'Material Matters' by Edith Abeyta at Irvine Valley College Art Gallery
"Material Matters" by Edith Abeyta
Feb. 2 to Mar. 9
Irvine Valley College Art Gallery
You walk through darkened glass doors into a dimly lit room that smells like old clothes. There are no racks, just metal wire strung across the room. Instead of the sound of hangers screeching, there's a peaceful silence. You're told you can have some clothes for free, but you have to wait a few weeks. This isn't like any Goodwill you've ever visited--because it's not. It's the Irvine Valley College Art Gallery.
Edith Abeyta's show "Material Matters" opened on February 2, giving everyone a break from the typical student and faculty shows. Abeyta took over the gallery, installing used clothing all across the space.
As with much of Abeyta's installation art, "Material Matters" is immersive. While the room is relatively small for a gallery, it's still utterly impressive when it's filled with great panels of random items of clothing, including several bras and a wedding dress. The detailing on the clothes are exposed, making you want to read the tags, figure out the patterns, and ultimately wonder where all of these clothes came from and where they are going. And that's much of the point.
This show is clearly begs the age-old question when viewing art: What does it all mean? But with Abeyta, what you see is what you get. She says there is no grand meaning behind the show besides what you see right in front of you--it's about "the whole process, from collection to installation to completion to re-distribution," she says.
Each piece of clothing was donated by someone in the IVC community. The project was overseen by Abeyta, but many volunteers tied the clothes together while sitting around a table amidst donation piles, adding their own narrative to the show's development. This layering of labor is integral to the show. There is a sense of permanence to a large installation, yet focus is directed to the cycles of economy and labor that go into clothing.
Abeyta says that she creates pieces that include community participation to expose the process of preparation and creation. She did a similar exhibition last year called "Long Beach Garment Manifestation." Her monumental clothing sculptures certainly say something about abundance and consumption. This show shares those implications and reiterates her personal interest in creating art that is neither destructive nor consumptive, and finally gets injected back into the cycle of money and labor (by way of donating the clothes after the show).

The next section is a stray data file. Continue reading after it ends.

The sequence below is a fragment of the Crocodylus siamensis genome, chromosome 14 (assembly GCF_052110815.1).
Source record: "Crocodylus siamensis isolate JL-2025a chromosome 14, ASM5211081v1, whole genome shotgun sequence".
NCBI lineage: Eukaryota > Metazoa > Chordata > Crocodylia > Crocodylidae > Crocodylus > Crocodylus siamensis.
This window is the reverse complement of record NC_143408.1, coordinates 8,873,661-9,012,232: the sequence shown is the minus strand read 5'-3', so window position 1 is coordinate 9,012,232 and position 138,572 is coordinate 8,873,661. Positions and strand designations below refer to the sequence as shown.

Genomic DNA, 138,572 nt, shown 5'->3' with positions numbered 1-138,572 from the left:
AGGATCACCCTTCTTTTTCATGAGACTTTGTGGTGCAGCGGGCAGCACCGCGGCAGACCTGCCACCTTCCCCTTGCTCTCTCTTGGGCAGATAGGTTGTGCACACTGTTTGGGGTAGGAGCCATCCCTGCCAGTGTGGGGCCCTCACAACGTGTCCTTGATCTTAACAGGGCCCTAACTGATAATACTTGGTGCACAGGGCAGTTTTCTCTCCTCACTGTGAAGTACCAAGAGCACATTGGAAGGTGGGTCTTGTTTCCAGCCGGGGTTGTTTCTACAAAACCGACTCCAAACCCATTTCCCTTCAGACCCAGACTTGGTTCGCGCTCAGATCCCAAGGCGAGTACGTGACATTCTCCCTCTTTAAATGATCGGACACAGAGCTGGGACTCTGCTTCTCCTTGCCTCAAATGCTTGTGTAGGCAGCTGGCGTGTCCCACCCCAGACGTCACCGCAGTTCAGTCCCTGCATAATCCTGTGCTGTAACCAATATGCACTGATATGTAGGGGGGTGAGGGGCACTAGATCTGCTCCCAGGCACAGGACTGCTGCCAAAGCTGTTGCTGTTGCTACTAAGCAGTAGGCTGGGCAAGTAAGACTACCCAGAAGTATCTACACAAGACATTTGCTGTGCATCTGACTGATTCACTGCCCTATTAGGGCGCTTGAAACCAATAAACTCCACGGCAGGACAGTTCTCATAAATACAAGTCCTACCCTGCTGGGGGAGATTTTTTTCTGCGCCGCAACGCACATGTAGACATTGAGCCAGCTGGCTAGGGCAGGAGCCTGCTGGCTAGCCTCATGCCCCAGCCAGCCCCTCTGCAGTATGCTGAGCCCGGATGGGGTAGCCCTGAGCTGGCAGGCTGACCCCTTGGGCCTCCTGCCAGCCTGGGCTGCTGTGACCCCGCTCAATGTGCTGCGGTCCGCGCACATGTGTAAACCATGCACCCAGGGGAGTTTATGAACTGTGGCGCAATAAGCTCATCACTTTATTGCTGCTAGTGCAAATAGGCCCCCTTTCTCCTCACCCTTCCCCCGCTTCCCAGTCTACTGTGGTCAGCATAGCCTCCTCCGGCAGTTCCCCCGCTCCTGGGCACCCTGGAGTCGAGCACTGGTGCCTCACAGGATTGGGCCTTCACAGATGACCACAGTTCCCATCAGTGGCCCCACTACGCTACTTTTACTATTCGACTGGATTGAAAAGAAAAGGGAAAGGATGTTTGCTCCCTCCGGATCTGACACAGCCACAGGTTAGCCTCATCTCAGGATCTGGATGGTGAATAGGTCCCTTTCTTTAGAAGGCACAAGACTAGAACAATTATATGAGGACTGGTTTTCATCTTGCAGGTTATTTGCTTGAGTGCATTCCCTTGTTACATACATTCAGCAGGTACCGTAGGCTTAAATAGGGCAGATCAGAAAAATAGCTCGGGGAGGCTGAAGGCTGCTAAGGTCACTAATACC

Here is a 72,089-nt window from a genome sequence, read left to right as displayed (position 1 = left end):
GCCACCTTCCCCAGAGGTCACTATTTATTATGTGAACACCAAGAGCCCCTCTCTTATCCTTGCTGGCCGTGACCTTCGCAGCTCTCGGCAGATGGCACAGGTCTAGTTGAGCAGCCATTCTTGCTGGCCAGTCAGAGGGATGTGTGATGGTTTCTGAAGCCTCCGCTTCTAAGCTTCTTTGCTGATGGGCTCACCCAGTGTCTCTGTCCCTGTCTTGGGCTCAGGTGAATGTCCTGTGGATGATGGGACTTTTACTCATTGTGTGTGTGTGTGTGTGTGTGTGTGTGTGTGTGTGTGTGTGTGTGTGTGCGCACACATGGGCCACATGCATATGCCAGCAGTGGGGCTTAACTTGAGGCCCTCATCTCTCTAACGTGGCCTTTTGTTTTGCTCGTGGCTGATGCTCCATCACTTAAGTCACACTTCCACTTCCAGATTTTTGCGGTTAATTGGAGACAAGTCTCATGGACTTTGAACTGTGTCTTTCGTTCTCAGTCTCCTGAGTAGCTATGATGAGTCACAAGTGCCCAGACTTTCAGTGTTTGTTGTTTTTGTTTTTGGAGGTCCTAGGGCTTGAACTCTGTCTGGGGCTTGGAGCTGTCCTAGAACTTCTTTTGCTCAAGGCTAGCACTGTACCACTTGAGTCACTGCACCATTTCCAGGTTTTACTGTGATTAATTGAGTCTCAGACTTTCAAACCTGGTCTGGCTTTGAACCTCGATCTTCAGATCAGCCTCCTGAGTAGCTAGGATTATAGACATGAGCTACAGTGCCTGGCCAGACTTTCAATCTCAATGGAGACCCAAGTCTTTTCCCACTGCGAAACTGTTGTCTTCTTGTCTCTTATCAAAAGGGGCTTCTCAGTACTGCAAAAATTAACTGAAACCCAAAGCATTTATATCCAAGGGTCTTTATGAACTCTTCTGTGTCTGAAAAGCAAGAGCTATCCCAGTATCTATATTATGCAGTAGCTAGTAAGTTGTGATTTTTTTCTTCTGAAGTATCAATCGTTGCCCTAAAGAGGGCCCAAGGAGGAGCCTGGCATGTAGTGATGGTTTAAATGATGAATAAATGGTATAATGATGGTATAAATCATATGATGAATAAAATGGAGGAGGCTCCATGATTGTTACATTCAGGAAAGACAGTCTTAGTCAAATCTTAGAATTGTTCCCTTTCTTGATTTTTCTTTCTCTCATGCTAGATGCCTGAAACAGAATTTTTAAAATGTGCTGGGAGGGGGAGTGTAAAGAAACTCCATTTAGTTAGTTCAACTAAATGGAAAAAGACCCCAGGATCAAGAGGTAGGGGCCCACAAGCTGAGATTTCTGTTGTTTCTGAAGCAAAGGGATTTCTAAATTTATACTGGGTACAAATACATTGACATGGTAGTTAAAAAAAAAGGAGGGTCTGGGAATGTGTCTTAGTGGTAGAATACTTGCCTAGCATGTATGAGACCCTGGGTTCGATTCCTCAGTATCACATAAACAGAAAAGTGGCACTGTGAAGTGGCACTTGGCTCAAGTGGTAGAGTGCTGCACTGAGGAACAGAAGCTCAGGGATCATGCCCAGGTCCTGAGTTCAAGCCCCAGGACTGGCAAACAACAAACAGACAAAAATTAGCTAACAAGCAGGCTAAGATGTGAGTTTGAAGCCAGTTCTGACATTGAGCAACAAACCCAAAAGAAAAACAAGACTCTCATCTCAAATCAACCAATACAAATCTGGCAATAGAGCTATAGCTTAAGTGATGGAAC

These meanings are secondary. Edith Abeyta's work is based in construction and deconstruction, allowing for anything to happen in those times and in between. Rather than being concerned with propagating a specific idea, she wants meaning to be discerned by the show's collaborators and attendees.
Abeyta says she's much more interested in learning what people will think of the show than whether their perceptions match a preconceived message--and people will definitely leave the gallery thinking. To some, it's a messy assembly of old unwanted clothes. To others, it could be a significant statement about want, waste and community values. It can't be denied that much thought went into the creation, purchase, donation, preparation, construction, and future disbursement of these clothes. What it says is up to the community at large. If Abeyta has any intention in her work, it is collaborative interpretation.
"Material Matters" is on display until March 9, after which the clothes will be distributed at the school from March 19 to 21. The gallery is open weekly from 11 a.m. to 1 p.m. and 2 p.m. to 5 p.m. Monday through Thursday, and on Fridays from 10 a.m. to 3 p.m. Admission is free, parking is $2. Irvine Valley College Art Gallery is located at 5500 Irvine Center Dr., Rm. B-100 Irvine, (949) 559-6934.
Get the Music Newsletter
Keep your thumb on the local music scene each week with music news, trends, artist interviews and concert listings. We'll also send you special ticket offers and music deals.